Wes: And Routledge’s Companion. There’s two things.
Seth: There were about a hundred secondary… [laughter]
Mark: I didn’t read the Routledge. I read Samuel C. Rickless’s Locke’s Polemic Against Nativism. Did you read something else Dylan?
Dylan: Excellent article.
Wes: So I also recommend the Routledge guidebook, which is by E. J. Lowe, who was a pretty well known philosophy-of-mind guy and he’s a superb writer. I mean, I cannot recommend this highly enough, The Routledge Guidebook to Locke’s Essay Concerning Human Understanding. But also, yeah, I thought you might… you guys might find this other as pretty tedious although it’s introductory material it’s very helpful in understanding some of the background, right? Some of the stuff to which Locke is actually responding, because it really is unclear. You know, there’s this whole book on attacking people who are advocates of innate ideas, and I think we all understand vaguely. We know that Plato, in a way, is a nativist. We know that Descartes is, but there’s a lot more background than that to it, you know, and it’s good to be reminded of what role Descartes plays. And then there’s all these other people that Locke is essentially responding to that he doesn’t… I think he mentions one guy by name, but for the most part he’s not mentioning people by name and he’s not really spelling out their arguments in any detail. So this other Cambridge… Mark did you want to say the name of that again?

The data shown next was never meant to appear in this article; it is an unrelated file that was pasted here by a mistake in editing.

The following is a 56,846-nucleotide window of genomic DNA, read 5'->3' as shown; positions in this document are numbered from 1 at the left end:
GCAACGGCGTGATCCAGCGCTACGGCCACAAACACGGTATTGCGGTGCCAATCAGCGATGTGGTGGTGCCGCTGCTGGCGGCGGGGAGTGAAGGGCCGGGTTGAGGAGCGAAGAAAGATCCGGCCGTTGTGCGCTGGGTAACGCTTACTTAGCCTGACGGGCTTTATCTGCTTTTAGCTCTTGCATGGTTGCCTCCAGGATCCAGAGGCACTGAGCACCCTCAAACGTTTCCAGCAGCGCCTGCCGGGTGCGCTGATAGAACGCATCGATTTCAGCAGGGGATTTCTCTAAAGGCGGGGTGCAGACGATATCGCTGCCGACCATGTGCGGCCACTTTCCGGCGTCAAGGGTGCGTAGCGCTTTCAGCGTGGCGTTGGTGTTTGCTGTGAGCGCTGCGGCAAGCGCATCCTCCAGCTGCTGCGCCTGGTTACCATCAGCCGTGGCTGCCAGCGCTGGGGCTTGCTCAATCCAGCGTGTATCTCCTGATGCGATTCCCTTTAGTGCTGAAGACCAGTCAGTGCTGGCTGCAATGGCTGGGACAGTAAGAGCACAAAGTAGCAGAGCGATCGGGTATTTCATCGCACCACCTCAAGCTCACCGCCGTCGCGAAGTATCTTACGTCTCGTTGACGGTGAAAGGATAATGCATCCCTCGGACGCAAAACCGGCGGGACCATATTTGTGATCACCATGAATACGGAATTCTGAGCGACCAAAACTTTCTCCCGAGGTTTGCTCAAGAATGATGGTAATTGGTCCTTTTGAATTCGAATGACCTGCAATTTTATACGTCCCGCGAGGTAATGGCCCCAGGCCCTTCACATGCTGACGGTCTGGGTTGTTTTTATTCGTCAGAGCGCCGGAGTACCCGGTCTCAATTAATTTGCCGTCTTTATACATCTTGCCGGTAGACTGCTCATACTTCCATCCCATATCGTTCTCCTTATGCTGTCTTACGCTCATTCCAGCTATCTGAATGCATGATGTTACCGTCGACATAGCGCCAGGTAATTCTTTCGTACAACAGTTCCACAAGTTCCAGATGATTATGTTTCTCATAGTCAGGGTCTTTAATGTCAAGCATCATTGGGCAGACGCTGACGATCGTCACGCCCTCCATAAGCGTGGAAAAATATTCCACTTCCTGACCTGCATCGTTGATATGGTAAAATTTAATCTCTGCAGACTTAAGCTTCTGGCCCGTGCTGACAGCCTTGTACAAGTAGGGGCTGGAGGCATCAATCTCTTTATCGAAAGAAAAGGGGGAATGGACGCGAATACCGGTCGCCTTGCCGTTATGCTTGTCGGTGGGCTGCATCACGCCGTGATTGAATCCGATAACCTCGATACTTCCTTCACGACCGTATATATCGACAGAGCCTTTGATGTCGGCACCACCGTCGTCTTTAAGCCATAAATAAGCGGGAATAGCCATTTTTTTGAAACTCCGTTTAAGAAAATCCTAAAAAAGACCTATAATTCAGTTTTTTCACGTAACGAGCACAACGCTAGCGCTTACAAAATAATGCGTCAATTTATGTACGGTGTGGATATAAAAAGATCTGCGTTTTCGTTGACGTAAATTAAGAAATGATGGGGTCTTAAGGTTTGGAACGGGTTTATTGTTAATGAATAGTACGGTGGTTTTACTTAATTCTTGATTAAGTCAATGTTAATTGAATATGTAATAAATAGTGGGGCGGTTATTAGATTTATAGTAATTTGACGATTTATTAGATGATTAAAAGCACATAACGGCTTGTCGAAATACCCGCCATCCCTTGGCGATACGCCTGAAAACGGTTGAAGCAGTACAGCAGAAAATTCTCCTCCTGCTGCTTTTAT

Mark: It’s Samuel C. Rickless’s Locke’s Polemic Against Nativism. That’s the one that I read that lays out here the three kinds of groups of people that he’s responding to. I didn’t even see clearly how he was responding to Descartes, the parts of Descartes that I quoted to you are not from the text that we read that I recall.
Wes: So I was thinking… we could say what he means by idea a little bit and then what he means by innate idea. And then we can, as we discuss what an innate idea is, that kind of naturally brings up some of the background mentioned by this Cambridge Companion Essay.